December 19, 2020 - 9:39am
I've been working with a Biscuit recipe for about a month now. The recipe is Basic Southern Biscuits, from the book Southern Biscuits by Nathalie Dupree and Cynthia Graubart. The recipe follows:
- 2 1/4 cups of Bob's Red Mill Unbleached White Fine Pastry Flour (a soft flour)
- 8 tbs butter
- 2 1/2 tsp salt
- 3 1/3 tsp baking powder
- 1 cup of milk
The directions are:
- Heat the oven to 425 degF
- Mix ingredients
- Incorporate butter by hand, 1/2 tbs at a time
- Add the milk.
- Form the dough. The dough is shaggy.
- Bake in the oven for 20 minutes
From the outside, the biscuits look very flaky. But, when I open them, the inside is doughy, instead of flaky. What do I need to do to have flaky biscuits?
Procedures are the key to biscuit flakiness.
Temp of the butter, and how you incorporate it is crucial.
Also crucial is how you fold the dough to make layers, prior to cutting.
at this link: https://www.bonappetit.com/story/best-biscuit-tips
view the first embedded video. That video starts playing automatically in silent mode, so you have to un-mute it and then move the time-slider thing back to the beginning to hear and see the whole thing.
Read the article too. After both reading the article and viewing the video it should make sense.
Dear Street Scooby,
I've ben making sourdough biscuits and I have to grate the butter into the flour and mix as I grate then mix in the wet sourdough and they stay pretty flaky. When I mix it in other ways it doesn't stay flaky. Hope this helps.
Thanks, Big Crusty!
Doughy means not cooked enough.
Try longer baking time, or better yet lower temperature + longer baking time.
I would lower the temp to 400 deg F and bake for at least 30 minutes. Many home bakers pull the product from the oven before it is finished cooking, when a very slight golden color starts to become visible. My preferences is for a very full bake, meaning deep overall golden and brown color. For me this approach applies to bread and pastries. It's a personal preference, and always avoids "doughiness".
"Doughy means not cooked enough. Try longer baking time, or better yet lower temperature + longer baking time."
Agreed. changing the _size_ of the biscuits (scones, cookies, etc.) from what the recipe-author intended, often requires adjusting oven temp and time.
Thanks, idaveindy. Your reply makes a lot of sense. I'll definitely try this next time I'm baking biscuits.!
Thanks, semolina_man. This is a great suggestion! Will definitely try this next time I'm baking biscuits.
Are very much like scones except savoury instead of sweet. I imagine although taste wise they're different the method must be similar. I agree with semolina_man when he says doughy suggest underbaked but I'm also thinking perhaps they're over worked which might have added to the issue of not baking through properly. There is a good video on YouTube for scones which I'll post here and perhaps you can get a good idea of technique.
I see the potential for over working in your recipe.
Adding 8T butter 1/2T at a time means 16 times of adding butter and "incorporating". Then you add milk to a flour + fat mixture and it is going to take some working to get the milk into the dough.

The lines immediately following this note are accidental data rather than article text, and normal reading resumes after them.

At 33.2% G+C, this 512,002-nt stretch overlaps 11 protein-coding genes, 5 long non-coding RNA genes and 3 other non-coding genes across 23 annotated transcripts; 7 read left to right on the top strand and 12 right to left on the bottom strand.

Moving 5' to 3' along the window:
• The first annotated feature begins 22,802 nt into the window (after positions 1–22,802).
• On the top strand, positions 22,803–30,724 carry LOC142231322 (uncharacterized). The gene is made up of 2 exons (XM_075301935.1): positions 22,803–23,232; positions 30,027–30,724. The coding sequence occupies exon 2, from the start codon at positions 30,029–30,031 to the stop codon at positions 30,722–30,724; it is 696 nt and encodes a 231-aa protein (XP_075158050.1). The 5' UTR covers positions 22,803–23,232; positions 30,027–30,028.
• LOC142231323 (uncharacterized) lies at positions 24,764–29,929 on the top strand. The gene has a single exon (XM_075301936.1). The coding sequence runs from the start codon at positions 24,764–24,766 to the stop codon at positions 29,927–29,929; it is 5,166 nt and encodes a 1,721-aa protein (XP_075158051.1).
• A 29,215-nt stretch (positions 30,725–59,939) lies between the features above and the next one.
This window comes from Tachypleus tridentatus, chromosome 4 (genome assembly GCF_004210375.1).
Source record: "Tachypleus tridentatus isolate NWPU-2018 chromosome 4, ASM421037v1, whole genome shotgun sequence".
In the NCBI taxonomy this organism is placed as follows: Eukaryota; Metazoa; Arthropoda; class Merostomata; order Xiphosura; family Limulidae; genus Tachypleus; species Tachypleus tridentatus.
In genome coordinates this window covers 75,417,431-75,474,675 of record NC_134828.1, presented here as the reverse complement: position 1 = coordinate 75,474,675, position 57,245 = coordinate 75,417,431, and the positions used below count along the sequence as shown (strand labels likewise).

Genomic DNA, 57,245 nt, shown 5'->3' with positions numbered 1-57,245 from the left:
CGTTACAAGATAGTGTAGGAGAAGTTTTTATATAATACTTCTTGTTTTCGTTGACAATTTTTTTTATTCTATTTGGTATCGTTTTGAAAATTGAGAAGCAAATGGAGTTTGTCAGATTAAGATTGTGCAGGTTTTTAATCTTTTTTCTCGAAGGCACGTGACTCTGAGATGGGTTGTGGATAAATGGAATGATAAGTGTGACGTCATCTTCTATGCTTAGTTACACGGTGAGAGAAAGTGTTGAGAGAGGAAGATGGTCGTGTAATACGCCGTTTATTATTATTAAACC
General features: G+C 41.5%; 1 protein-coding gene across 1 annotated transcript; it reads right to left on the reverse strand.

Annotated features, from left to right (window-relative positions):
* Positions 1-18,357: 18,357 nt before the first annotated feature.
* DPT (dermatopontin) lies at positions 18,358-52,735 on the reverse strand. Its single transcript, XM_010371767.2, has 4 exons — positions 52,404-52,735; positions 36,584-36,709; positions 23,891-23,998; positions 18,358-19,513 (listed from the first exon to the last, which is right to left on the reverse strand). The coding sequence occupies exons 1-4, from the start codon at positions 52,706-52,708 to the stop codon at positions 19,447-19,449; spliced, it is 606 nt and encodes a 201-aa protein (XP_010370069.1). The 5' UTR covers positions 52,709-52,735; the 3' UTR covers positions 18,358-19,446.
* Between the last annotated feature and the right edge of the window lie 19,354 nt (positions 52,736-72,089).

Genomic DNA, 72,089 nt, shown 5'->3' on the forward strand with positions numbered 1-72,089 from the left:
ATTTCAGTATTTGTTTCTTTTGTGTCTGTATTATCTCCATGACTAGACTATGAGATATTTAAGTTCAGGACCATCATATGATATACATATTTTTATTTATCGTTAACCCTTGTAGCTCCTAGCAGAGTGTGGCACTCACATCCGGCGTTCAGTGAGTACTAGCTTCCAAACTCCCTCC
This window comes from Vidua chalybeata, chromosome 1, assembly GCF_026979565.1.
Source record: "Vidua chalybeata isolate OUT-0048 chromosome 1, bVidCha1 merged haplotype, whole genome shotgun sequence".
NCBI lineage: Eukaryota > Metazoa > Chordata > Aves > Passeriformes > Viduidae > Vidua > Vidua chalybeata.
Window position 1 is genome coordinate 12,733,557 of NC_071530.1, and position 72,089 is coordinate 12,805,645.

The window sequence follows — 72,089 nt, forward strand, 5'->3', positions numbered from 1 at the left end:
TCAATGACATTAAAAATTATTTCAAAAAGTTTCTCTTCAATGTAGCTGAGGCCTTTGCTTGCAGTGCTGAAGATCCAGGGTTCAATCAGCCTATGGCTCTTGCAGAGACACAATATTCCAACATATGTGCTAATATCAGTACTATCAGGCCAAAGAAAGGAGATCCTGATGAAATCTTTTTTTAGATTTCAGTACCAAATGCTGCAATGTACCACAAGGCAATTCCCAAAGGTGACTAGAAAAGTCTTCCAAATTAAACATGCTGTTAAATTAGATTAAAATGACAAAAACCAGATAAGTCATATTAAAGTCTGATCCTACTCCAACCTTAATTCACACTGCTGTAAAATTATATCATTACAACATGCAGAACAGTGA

The method seems suspect to me.
Can you melt the butter, or soften it significantly, combine it with room temperature milk, the combine gently with dry ingredients?
"Can you melt the butter, or soften it significantly, combine it with room temperature milk, the combine gently with dry ingredients? "
From everything I've read.... no. You want the small chunks of butter to remain, which helps with the flakiness.
Then... not over-working the dough tends to preserve the chunkiness of the butter.
Some recipes even call for chilling the butter for a few minutes in the freezer, then grating with a large-holed cheese grater.
Yes, this is similar to short crust pastry.
I have made scones in the past, and I need to dig up the recipe. In my mind, the recipe calls for melted butter, but I will try to confirm. The recipe I used was successful and very good.
Working solid butter into flour moistened with milk, or working milk into flour mixed with butter, seems like a good way to create gluten and toughness. A remedy for this is to rest the dough before baking. Chemical leavening, if used, may conflict with the idea of resting the dough do to time dependent action.
So, I have a strategy in mind now. Next time I'm going to grate cold butter into the flower, and not work it in with my hands. Then, I'm going to lower the temp to 400 degF and bake for 30 minutes. I'll keep ya'll posted it on how it comes out. Thanks so much for the feedback here!
Funnily enough, the best advice I got for keeping something flaky comes from Chef-Steps ultimate pie dough recipe. They cut their butter (with a knife or scraper) super thin and then again into small chunks, before stirring it into the dough and gently smearing the butter into flakes with their hands. They also use the "folding" process to help bring the dough into a cohesive mass. This method was for making pie crust (a near puff pastry like pie crust), but I find it works well for biscuits, too.
I would also minimize contact between your hands and the dough. Excluding the smearing step, I make sure to use a chilled bowl, metal spoon, and scraper to fold and bring my dough together. I don't use my hands directly otherwise.